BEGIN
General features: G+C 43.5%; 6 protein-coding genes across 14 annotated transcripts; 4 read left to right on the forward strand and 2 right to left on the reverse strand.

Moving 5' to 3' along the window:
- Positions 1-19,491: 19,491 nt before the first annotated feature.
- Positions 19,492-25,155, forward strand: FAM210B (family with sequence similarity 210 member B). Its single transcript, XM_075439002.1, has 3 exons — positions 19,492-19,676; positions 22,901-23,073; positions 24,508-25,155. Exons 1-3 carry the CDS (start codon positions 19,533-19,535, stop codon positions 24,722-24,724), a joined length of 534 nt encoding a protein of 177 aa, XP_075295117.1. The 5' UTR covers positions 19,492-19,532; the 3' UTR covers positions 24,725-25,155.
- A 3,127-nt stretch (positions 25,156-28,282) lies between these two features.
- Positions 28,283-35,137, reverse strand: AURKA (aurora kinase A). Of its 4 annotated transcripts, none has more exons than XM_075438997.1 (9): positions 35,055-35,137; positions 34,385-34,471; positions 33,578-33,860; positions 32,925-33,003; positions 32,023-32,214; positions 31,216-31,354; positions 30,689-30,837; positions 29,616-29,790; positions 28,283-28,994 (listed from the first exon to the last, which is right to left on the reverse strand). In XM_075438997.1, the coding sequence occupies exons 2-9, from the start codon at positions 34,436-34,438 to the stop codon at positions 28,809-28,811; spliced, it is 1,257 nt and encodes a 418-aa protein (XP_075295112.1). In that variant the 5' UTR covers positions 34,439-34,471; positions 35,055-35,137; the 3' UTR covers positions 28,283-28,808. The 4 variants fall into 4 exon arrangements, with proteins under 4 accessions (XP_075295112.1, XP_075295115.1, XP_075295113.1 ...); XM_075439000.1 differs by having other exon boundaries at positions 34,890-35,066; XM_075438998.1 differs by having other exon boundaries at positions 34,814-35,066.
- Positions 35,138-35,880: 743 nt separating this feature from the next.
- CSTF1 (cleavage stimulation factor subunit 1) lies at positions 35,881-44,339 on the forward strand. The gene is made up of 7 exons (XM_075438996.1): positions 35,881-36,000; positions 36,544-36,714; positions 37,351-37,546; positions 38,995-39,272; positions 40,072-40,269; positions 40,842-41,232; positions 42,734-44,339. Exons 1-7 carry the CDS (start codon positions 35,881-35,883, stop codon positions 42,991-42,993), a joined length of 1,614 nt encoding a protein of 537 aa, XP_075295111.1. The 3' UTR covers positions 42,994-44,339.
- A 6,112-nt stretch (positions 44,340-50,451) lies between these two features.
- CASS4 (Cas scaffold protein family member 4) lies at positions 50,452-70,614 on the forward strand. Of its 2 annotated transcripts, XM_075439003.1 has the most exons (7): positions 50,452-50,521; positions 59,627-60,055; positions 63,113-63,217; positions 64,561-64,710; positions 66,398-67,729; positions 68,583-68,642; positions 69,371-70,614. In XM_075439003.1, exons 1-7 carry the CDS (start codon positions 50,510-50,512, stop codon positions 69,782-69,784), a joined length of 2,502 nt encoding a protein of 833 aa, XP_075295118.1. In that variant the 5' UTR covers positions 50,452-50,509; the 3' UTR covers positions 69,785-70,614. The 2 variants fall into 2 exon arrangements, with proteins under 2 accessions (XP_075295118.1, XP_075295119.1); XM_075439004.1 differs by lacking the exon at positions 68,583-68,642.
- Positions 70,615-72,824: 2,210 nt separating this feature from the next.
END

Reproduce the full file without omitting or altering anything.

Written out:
General features: G+C 43.5%; 6 protein-coding genes across 14 annotated transcripts; 4 read left to right on the forward strand and 2 right to left on the reverse strand.

Moving 5' to 3' along the window:
- Positions 1-19,491: 19,491 nt before the first annotated feature.
- Positions 19,492-25,155, forward strand: FAM210B (family with sequence similarity 210 member B). Its single transcript, XM_075439002.1, has 3 exons — positions 19,492-19,676; positions 22,901-23,073; positions 24,508-25,155. Exons 1-3 carry the CDS (start codon positions 19,533-19,535, stop codon positions 24,722-24,724), a joined length of 534 nt encoding a protein of 177 aa, XP_075295117.1. The 5' UTR covers positions 19,492-19,532; the 3' UTR covers positions 24,725-25,155.
- A 3,127-nt stretch (positions 25,156-28,282) lies between these two features.
- Positions 28,283-35,137, reverse strand: AURKA (aurora kinase A). Of its 4 annotated transcripts, none has more exons than XM_075438997.1 (9): positions 35,055-35,137; positions 34,385-34,471; positions 33,578-33,860; positions 32,925-33,003; positions 32,023-32,214; positions 31,216-31,354; positions 30,689-30,837; positions 29,616-29,790; positions 28,283-28,994 (listed from the first exon to the last, which is right to left on the reverse strand). In XM_075438997.1, the coding sequence occupies exons 2-9, from the start codon at positions 34,436-34,438 to the stop codon at positions 28,809-28,811; spliced, it is 1,257 nt and encodes a 418-aa protein (XP_075295112.1). In that variant the 5' UTR covers positions 34,439-34,471; positions 35,055-35,137; the 3' UTR covers positions 28,283-28,808. The 4 variants fall into 4 exon arrangements, with proteins under 4 accessions (XP_075295112.1, XP_075295115.1, XP_075295113.1 ...); XM_075439000.1 differs by having other exon boundaries at positions 34,890-35,066; XM_075438998.1 differs by having other exon boundaries at positions 34,814-35,066.
- Positions 35,138-35,880: 743 nt separating this feature from the next.
- CSTF1 (cleavage stimulation factor subunit 1) lies at positions 35,881-44,339 on the forward strand. The gene is made up of 7 exons (XM_075438996.1): positions 35,881-36,000; positions 36,544-36,714; positions 37,351-37,546; positions 38,995-39,272; positions 40,072-40,269; positions 40,842-41,232; positions 42,734-44,339. Exons 1-7 carry the CDS (start codon positions 35,881-35,883, stop codon positions 42,991-42,993), a joined length of 1,614 nt encoding a protein of 537 aa, XP_075295111.1. The 3' UTR covers positions 42,994-44,339.
- A 6,112-nt stretch (positions 44,340-50,451) lies between these two features.
- CASS4 (Cas scaffold protein family member 4) lies at positions 50,452-70,614 on the forward strand. Of its 2 annotated transcripts, XM_075439003.1 has the most exons (7): positions 50,452-50,521; positions 59,627-60,055; positions 63,113-63,217; positions 64,561-64,710; positions 66,398-67,729; positions 68,583-68,642; positions 69,371-70,614. In XM_075439003.1, exons 1-7 carry the CDS (start codon positions 50,510-50,512, stop codon positions 69,782-69,784), a joined length of 2,502 nt encoding a protein of 833 aa, XP_075295118.1. In that variant the 5' UTR covers positions 50,452-50,509; the 3' UTR covers positions 69,785-70,614. The 2 variants fall into 2 exon arrangements, with proteins under 2 accessions (XP_075295118.1, XP_075295119.1); XM_075439004.1 differs by lacking the exon at positions 68,583-68,642.
- Positions 70,615-72,824: 2,210 nt separating this feature from the next.